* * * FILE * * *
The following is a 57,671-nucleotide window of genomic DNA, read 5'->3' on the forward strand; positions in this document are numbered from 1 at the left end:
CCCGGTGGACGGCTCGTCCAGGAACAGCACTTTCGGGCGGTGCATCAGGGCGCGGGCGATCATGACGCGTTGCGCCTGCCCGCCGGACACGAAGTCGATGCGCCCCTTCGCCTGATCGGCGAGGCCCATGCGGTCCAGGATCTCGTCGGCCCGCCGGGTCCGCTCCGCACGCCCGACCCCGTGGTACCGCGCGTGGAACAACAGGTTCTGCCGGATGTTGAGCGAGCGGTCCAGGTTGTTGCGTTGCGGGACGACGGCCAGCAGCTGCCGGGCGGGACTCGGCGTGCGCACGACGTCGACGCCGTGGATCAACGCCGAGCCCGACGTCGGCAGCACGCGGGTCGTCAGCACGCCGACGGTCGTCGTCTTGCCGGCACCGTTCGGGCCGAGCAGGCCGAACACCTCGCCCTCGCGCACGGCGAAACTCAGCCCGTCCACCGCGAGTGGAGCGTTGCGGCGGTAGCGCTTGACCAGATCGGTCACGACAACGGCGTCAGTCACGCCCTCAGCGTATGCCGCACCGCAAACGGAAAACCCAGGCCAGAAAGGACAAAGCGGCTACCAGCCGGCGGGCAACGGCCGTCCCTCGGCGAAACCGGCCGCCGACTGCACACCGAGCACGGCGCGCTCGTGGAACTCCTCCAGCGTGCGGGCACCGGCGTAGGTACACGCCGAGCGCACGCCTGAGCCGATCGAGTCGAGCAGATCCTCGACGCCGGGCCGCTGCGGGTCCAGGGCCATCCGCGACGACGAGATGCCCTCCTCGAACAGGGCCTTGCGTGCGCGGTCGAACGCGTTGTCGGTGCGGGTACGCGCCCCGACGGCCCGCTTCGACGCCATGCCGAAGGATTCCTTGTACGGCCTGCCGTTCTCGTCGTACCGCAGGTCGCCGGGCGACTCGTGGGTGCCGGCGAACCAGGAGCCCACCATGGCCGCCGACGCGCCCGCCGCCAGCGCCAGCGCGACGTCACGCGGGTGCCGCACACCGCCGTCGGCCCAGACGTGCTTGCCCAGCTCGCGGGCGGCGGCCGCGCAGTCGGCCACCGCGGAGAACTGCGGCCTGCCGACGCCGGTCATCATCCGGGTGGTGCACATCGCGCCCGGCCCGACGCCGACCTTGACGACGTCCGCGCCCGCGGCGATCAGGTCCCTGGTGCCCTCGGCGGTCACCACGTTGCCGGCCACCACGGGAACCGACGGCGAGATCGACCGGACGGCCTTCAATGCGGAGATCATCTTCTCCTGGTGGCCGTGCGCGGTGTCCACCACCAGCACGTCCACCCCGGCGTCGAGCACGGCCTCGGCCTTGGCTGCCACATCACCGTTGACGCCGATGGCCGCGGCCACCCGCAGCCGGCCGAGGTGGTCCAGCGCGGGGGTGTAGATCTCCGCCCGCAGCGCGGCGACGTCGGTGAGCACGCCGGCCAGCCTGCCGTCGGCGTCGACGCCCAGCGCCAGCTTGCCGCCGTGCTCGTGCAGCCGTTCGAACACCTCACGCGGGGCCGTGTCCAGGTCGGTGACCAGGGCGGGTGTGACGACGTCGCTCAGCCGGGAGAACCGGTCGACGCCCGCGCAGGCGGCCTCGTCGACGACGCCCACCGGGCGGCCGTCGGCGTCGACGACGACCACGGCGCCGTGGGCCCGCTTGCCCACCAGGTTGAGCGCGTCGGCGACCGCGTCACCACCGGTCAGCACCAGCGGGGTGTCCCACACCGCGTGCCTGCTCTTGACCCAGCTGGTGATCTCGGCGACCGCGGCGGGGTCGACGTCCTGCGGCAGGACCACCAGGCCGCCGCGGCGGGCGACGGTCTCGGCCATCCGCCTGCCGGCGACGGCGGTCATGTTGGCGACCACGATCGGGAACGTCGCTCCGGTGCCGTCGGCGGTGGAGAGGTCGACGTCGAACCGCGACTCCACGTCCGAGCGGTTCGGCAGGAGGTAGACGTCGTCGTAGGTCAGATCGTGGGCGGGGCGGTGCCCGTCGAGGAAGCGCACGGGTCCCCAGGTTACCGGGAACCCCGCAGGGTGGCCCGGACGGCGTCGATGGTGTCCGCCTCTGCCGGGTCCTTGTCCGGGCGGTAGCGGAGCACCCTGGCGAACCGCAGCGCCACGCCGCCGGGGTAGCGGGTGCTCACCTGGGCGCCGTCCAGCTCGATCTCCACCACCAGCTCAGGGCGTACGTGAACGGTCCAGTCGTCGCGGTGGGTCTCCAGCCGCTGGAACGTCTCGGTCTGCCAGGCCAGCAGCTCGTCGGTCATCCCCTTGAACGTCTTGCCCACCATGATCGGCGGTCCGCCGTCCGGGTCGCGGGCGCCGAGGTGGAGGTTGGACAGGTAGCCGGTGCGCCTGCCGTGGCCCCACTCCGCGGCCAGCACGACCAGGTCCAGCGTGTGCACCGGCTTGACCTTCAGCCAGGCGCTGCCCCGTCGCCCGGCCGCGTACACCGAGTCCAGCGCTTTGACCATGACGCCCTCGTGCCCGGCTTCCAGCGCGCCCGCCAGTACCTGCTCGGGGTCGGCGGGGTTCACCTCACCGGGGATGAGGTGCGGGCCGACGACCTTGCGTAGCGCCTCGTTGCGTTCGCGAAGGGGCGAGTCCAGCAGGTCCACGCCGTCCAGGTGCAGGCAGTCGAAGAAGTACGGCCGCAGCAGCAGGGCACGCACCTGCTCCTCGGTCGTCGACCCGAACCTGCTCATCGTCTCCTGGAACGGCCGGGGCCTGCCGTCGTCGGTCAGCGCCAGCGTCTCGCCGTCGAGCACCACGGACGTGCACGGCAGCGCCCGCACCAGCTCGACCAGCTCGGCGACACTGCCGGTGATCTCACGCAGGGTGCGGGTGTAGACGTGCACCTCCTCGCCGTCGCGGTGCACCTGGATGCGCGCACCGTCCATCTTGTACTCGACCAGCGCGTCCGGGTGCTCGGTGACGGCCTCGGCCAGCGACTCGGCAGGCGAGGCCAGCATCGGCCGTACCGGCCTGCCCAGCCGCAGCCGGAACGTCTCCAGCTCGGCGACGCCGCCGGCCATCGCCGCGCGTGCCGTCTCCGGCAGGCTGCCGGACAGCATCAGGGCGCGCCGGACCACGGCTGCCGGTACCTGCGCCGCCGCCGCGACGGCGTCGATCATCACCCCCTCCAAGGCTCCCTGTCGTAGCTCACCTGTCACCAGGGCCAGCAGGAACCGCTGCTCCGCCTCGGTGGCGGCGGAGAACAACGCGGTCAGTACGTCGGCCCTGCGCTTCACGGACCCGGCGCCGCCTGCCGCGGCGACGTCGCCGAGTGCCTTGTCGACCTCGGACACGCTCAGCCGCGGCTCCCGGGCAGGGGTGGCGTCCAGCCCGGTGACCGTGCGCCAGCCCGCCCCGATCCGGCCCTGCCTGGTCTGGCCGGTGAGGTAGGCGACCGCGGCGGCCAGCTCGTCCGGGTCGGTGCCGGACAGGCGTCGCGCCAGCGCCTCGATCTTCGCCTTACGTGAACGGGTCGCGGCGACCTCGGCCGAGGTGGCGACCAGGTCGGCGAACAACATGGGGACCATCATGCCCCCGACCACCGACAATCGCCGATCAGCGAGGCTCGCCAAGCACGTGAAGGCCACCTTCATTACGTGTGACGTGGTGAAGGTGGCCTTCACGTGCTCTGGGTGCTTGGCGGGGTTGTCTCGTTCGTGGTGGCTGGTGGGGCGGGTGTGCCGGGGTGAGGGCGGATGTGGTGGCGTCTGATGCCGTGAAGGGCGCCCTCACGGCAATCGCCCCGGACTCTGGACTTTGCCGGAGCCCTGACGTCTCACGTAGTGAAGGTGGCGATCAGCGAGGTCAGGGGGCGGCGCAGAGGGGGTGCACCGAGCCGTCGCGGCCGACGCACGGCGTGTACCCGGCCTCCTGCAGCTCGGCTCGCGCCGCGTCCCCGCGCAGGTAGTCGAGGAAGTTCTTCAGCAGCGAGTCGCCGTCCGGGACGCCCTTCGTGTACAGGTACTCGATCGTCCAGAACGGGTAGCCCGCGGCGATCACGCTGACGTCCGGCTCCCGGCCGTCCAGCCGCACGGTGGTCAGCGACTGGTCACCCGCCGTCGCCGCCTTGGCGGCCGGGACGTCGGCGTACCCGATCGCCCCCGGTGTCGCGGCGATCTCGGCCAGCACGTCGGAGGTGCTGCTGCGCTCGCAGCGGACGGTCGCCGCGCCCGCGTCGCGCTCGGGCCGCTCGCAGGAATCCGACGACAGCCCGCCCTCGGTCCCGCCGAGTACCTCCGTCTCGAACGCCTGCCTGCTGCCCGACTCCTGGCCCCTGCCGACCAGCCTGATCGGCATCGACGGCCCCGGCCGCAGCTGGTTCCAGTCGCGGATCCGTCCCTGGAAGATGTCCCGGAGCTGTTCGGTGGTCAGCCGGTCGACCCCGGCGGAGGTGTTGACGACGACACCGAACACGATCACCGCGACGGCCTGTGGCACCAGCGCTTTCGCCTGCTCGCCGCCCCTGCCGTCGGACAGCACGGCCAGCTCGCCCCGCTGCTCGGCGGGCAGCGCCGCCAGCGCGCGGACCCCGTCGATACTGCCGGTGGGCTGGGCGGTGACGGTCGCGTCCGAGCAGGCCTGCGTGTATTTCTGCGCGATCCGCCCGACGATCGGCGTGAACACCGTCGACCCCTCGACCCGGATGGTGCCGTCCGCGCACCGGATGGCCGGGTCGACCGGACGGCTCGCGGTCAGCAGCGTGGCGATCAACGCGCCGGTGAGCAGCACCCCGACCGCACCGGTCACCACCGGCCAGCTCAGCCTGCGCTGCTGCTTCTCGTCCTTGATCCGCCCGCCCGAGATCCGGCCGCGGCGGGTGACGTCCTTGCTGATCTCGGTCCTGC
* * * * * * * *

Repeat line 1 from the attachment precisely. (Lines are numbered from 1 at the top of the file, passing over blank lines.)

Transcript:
The following is a 57,671-nucleotide window of genomic DNA, read 5'->3' on the forward strand; positions in this document are numbered from 1 at the left end: